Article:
2) it requires a single, earth-shattering event.
The truth is that veterans can develop PTSD through:
+ Direct exposure to a single traumatic event
+ Long-term exposure to high-stress situations
+ Witnessing the traumatic experience of another
+ Learning that a relative or close friend was exposed to trauma
Finally, PTSD can even be the result of indirect exposure to the aversive details of the trauma. This means that although you weren’t there for the trauma, you saw direct, visceral effects of the trauma. This usually affects first responders, medics, and front-line servicemen and women.
2. Anxiety Disorders
Anxiety disorders are part of a larger category that encompasses a few smaller areas of diagnosis.
Having an anxiety disorder can include having:
+ Generalized anxiety disorder
+ Panic disorder
+ Agoraphobia (a specific phobia tied to fears of being trapped in stressful or dangerous situations)
+ Obsessive-compulsive disorder
+ Social anxiety disorder (anxiety about being embarrassed, humiliated, rejected, or looked down on in social interactions)
+ Separation anxiety disorder (fear and anxiety around being separated from those you are attached to)
Depression causes persistent feelings of sadness, hopelessness, and loss of interest. It is more than just feeling a little sad; it is an emotional weight that makes it hard to move, think, function, and fight against.
Dr. Mike Salvatore, one of Telemedica’s network providers and Quality Assurance team members, describes depression in the following way:
Dr. Mike Salvatore PsyD
“Depression is usually experienced as a flattening of your thoughts, feelings, and body. With severe depression, one may not get out of bed and stop caring about basic things like changing their clothes, showering, and brushing their teeth. This causes many people to isolate themselves from others, lose interest in activities and hobbies they used to love, and become frustrated easily.”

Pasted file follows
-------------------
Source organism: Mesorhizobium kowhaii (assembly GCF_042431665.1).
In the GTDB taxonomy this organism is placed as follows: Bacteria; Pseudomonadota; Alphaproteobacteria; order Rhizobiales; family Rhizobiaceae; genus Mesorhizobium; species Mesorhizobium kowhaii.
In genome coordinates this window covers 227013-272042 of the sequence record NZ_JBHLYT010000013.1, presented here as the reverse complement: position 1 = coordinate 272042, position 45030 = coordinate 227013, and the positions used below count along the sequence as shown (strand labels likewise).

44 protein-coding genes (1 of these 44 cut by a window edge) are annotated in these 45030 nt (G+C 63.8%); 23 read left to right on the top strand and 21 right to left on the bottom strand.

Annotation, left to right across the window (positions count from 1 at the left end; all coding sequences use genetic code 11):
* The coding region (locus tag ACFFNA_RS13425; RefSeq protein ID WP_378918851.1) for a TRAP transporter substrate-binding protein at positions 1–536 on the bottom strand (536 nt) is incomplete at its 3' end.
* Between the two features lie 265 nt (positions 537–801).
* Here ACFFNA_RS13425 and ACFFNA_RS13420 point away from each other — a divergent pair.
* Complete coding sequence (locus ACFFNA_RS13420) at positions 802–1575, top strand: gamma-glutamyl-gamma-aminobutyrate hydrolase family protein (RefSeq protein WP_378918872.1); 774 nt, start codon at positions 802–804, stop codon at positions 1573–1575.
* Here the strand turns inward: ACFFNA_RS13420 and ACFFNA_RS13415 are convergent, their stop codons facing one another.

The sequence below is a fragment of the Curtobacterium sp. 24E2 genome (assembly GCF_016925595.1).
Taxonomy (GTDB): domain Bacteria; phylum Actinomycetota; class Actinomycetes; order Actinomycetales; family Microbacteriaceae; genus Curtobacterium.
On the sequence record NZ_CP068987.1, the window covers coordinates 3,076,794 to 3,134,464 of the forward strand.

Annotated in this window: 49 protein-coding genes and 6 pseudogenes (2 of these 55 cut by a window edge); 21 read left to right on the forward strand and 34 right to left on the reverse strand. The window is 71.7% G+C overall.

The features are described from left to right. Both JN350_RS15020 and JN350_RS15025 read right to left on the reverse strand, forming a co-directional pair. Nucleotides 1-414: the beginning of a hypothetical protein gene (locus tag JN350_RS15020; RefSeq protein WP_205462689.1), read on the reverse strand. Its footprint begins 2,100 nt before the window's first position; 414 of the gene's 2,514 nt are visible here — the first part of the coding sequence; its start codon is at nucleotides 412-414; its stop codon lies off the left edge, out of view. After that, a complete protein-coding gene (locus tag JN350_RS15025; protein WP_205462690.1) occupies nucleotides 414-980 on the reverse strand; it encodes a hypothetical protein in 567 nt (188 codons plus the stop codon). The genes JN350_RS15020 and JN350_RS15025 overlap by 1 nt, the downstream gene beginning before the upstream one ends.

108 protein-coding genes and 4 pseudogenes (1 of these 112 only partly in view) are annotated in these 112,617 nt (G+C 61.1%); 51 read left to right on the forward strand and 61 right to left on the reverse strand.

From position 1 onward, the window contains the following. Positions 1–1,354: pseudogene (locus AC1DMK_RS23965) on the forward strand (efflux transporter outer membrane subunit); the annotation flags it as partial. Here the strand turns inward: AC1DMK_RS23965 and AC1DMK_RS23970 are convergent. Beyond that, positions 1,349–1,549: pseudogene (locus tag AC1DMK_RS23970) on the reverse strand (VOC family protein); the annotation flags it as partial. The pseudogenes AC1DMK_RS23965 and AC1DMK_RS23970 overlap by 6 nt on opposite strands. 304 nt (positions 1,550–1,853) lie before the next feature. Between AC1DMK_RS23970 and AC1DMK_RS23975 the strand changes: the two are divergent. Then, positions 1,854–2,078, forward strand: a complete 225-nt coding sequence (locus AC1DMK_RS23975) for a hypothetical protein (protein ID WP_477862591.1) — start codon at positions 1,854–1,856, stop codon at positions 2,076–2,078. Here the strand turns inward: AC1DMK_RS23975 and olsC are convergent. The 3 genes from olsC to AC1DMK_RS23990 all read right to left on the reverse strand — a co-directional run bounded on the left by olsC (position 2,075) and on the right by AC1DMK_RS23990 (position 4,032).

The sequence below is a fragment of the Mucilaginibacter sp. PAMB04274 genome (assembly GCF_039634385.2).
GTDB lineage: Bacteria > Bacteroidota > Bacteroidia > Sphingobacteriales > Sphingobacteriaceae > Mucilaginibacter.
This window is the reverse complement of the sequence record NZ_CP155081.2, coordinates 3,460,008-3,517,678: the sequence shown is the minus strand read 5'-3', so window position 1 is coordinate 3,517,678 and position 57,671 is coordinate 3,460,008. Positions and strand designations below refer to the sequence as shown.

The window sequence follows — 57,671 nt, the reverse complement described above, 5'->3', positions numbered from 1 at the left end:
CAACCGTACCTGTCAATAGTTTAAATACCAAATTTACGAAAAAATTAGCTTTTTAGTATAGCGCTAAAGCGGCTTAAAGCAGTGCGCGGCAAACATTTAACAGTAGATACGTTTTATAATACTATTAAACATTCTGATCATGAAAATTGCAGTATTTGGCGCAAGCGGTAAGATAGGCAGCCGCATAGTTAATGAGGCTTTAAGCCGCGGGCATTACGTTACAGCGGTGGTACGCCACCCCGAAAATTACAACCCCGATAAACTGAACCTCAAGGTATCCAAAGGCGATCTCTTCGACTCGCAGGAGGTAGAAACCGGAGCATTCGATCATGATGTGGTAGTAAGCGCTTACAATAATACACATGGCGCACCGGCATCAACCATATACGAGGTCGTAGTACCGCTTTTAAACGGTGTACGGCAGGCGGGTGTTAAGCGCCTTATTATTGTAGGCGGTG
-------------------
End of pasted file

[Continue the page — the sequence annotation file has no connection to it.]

Where Can Veterans Go for Veteran Mental Health Resources?
First and foremost, don’t let suicidal ideation go unaddressed. If you have suicidal thoughts, contact the National Suicide Prevention Lifeline (800-273-8255) or the Veterans Crisis Line (800-273-8255 and then press 1) today. You are not alone—people are ready and waiting to help you. The world would be all the poorer for your absence.
If you are a veteran who needs help with your mental health, or you are worried about a loved one, seek professional help. Everyone needs someone to “watch their six,” and few battles are as important as this one.
Think of your mental health just like your physical health. You would never willingly walk around with a broken hip or an infected wound, so don’t subject yourself to an untreated mental health condition.
Talking to a friend, pastor, family member, or fellow service member can be a good start. Think of it as first aid and triage for your mental health. Your support network is critical to your recovery, but it shouldn’t be the only steps you take to heal.
Instead, seek the help of competent medical and mental health professionals who can work with you to help you manage your condition. Often, receiving a mental health evaluation is the first step. Don’t give up hope. This isn’t an unwinnable battle, and you don’t have to fight it alone.